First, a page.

From the Santa Fe New Mexican:
SPUR, Texas – “Red” Rountree shuffled into the bank and surveyed the teller windows.
He had done this twice before and knew the best way was to pick a bank within a full gas tank’s drive of home, hit it early before there were too many customers and then never, ever return to that city.
He handed two manila envelopes to the teller. On the first, in red marker, was written “ROBBERY.” The second envelope, he told her, was for the money.
“Are you kidding?” the teller asked the bespectacled man with nearly translucent skin and wrinkled, knotted hands.
“Hurry up and put the money in the envelope or you’ll get hurt,” Rountree told her.
As the teller complied, Rountree became the oldest known bank robber in U.S. history. He was 91.
Sitting in a wheelchair now at the Dickens County Correctional Center, at the edge of the Texas Plains, Rountree puts his hand to his forehead, coaxing memories from a brain fogged by age. He’s 92 and is serving a 12-year sentence, the equivalent of life for someone his age.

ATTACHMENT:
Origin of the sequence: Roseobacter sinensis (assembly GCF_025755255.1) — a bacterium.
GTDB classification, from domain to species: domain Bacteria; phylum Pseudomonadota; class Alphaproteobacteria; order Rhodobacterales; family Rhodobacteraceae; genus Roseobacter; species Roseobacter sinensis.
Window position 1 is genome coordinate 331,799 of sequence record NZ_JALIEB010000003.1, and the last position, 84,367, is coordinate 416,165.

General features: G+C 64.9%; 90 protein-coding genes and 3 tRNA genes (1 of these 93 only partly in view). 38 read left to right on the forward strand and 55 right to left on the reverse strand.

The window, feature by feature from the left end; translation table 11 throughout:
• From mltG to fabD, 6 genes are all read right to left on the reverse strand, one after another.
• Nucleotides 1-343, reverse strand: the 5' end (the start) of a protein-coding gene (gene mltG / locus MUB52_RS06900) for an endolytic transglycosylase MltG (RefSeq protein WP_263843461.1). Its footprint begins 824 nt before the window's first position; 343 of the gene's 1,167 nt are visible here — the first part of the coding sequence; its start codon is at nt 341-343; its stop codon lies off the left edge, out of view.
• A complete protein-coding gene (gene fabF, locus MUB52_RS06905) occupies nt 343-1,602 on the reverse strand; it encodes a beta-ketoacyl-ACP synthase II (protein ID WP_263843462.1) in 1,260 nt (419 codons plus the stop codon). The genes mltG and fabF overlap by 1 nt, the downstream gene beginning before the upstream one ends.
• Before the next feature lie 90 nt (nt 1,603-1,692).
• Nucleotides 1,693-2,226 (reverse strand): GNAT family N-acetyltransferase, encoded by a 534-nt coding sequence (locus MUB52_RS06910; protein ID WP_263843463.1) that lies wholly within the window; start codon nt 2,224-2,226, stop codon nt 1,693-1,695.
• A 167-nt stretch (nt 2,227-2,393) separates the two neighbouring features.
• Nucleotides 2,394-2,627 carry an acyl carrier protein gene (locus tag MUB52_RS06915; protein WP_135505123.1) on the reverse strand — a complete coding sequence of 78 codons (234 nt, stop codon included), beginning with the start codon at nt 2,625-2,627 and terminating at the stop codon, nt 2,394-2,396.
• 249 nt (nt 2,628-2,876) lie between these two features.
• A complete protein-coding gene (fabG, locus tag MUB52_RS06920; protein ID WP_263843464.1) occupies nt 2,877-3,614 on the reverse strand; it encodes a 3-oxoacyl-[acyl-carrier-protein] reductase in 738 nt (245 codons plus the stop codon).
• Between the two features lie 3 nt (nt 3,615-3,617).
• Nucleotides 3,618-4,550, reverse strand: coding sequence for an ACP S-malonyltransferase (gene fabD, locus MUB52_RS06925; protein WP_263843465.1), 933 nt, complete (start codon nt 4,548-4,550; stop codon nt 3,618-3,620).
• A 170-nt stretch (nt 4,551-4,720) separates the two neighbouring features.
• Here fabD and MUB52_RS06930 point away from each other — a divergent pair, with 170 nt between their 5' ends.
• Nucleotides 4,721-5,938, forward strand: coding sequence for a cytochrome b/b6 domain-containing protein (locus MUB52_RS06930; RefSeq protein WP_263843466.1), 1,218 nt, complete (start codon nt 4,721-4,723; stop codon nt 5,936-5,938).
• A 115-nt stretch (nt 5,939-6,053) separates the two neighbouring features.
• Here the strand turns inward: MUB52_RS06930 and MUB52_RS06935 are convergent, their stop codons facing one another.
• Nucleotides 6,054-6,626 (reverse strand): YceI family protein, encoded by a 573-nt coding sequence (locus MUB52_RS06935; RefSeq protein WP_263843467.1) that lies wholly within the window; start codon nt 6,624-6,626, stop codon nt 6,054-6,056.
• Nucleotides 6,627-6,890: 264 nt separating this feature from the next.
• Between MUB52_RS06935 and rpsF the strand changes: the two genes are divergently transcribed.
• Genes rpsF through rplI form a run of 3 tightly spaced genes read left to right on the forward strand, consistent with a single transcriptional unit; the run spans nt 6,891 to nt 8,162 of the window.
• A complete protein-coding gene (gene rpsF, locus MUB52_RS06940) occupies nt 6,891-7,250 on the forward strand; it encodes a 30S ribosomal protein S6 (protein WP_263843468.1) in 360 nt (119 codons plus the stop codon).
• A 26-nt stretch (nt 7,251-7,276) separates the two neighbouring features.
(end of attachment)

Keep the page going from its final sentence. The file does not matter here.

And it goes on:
He can’t remember when he decided to rob the First American Bank in Abilene. Or even what he planned to do with the loot – $1,999. But he does have one answer.
“You want to know why I rob banks?” Rountree said. “It’s fun. I feel good, awful good. I feel good for sometimes days, for sometimes hours.”